And so those are the things that really keeps me hopeful at the moment and keeping positive. So I think that works differently for different people. I know that’s a really procrastinated and elongated answer to your question, but I don’t think that was a very easy question. To be honest.
Rachel: I do apologize. Sorry.
Amrita: No worries at all.
Rachel: Actually, sorry, not sorry, really, because you know last time, you only showed some really helpful tips about positivity. And I think the thing about positivity is not mindless optimism. It’s about all those other things which include gratitude. We were just chatting before the podcast. And I shared with you, I opened my journal this morning, which is an inspirational diary. I really love it. But today’s quote got me almost throwing it across the room because the quote today was, “An optimist does not stand in the rain. He’s taking a shower under a cloud.” It just thought. Honestly, it’s not supposed to inspire anybody.
And I think the problem is, with the way things are at the moment, that these sort of glib quotes, and this sort of ‘hi, let’s just check that the glasses is half full, it’s definitely not half empty’, they just ring a little bit hollow, don’t they?
Amrita: Yes, I completely agree with you. And I think if I were to maybe have read that quote, this morning, it might have fooled me, but the same emotion that it brought to you with. And I think that’s a really interesting concept.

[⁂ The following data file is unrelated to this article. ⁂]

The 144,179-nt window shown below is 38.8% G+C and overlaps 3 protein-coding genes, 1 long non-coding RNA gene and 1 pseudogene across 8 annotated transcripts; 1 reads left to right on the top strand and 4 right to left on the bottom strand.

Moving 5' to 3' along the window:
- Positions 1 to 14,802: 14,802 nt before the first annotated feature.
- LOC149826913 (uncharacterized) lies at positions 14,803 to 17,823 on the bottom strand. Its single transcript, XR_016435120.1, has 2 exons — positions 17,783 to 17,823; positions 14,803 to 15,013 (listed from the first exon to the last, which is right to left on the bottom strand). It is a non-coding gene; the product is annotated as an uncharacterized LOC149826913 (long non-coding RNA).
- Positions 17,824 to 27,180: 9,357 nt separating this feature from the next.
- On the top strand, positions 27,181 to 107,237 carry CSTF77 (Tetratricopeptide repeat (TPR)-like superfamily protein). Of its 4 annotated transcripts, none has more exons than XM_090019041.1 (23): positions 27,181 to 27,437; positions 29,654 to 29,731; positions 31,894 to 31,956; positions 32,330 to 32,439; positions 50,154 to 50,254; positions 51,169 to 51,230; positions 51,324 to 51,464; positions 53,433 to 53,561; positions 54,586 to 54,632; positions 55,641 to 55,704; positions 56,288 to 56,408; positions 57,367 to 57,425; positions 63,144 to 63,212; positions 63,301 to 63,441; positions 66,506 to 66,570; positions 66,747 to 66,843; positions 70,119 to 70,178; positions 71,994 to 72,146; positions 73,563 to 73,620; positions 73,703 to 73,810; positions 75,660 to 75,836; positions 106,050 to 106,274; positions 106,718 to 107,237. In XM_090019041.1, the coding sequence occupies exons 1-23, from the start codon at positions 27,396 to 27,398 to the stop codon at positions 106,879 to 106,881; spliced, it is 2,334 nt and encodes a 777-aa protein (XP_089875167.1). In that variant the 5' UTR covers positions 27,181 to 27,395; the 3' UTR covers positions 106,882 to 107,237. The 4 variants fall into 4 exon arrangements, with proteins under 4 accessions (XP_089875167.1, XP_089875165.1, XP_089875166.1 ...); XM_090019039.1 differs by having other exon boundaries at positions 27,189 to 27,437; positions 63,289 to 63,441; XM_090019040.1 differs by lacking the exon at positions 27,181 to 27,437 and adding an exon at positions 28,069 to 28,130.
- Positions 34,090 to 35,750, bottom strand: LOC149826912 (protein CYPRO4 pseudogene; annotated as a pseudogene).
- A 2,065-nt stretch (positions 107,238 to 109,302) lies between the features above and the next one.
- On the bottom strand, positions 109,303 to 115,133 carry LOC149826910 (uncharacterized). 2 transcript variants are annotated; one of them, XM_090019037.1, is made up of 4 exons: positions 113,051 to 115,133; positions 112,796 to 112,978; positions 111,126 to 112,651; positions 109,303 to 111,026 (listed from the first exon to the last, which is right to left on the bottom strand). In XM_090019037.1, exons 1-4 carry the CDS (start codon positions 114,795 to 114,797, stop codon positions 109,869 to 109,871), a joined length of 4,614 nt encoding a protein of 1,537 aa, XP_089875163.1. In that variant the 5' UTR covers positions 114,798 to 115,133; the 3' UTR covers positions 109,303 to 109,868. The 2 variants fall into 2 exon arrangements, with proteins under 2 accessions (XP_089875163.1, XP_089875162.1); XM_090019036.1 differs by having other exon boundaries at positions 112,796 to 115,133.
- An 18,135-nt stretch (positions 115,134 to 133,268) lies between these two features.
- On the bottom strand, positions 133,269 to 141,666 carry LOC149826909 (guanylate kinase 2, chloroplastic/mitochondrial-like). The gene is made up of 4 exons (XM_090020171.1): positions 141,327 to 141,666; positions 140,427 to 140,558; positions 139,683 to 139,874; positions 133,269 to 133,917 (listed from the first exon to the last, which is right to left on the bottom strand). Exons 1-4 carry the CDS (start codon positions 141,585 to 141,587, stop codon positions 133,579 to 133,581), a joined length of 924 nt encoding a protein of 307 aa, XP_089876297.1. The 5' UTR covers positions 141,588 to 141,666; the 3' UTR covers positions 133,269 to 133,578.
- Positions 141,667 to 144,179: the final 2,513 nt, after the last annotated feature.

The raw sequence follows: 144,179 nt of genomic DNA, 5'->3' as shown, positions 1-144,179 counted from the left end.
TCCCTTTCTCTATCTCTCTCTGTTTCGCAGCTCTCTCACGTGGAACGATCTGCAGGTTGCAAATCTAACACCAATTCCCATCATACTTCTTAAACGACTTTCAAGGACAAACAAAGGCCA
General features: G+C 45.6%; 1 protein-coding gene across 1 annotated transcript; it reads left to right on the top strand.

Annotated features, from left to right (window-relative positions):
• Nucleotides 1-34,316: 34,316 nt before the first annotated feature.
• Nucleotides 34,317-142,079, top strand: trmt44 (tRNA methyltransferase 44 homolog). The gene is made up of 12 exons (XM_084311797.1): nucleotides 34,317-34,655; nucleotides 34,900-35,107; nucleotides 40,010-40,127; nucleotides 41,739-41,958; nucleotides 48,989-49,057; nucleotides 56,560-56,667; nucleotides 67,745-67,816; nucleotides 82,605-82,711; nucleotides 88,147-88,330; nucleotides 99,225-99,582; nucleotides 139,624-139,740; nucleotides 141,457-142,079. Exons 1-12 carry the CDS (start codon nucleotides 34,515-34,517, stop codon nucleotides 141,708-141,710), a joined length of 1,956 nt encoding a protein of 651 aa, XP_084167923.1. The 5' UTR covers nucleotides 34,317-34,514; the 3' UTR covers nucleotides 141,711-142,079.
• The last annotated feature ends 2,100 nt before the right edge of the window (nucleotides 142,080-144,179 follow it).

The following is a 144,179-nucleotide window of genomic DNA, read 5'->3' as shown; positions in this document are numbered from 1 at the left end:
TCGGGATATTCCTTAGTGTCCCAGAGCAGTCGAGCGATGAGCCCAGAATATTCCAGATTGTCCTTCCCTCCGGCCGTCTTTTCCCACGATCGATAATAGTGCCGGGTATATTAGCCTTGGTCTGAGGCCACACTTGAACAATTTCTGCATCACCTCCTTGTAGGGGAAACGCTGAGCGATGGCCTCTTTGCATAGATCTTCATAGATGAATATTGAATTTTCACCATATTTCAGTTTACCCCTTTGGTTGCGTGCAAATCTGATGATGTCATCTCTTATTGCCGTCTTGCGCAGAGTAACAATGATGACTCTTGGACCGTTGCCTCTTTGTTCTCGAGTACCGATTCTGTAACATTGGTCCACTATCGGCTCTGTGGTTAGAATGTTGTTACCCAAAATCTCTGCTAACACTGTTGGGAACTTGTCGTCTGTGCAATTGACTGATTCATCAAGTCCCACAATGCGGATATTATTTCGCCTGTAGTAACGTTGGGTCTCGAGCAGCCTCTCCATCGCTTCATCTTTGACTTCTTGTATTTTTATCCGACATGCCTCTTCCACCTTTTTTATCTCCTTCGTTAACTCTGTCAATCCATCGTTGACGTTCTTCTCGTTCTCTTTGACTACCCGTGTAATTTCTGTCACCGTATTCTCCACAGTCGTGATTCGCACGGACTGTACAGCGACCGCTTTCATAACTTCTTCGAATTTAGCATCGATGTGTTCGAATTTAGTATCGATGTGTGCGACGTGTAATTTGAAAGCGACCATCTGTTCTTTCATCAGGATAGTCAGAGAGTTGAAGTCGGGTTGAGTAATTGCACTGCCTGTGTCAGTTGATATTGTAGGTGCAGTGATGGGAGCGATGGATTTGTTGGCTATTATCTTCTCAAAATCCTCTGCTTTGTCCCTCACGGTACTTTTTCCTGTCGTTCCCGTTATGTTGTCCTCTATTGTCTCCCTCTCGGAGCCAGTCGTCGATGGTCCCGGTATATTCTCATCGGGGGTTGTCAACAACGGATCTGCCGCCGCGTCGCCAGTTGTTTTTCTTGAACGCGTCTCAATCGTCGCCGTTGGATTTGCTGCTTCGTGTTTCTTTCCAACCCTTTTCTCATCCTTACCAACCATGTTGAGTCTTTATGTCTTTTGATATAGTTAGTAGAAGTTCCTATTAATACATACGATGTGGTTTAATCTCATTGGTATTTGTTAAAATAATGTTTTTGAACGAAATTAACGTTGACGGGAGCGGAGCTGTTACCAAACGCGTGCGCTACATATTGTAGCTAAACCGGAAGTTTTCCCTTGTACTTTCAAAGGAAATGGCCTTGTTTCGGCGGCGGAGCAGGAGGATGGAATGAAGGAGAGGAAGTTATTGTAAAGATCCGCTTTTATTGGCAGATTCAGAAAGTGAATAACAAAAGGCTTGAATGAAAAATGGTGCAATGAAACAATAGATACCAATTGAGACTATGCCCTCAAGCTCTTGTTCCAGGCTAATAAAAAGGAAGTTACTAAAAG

And Rachel—and I think actually, one of the common things that people might not understand about positive psychology, which is totally fine, because not everyone has read a lot about it, is that actually, emotions aren’t mutually exclusive. And we don’t have these positive emotions and negative emotions. And they’re not binary. We actually have the spectrum of emotion. So we can feel things in a positive light and in a negative light at the same time, and we can feel this mishmash in this conflict. And that can lead to the sense of fatigue that we might be feeling at the moment. And I think that’s really what we’re sensing in the communities that we live in and in the spheres in which we work and the spheres in which we live.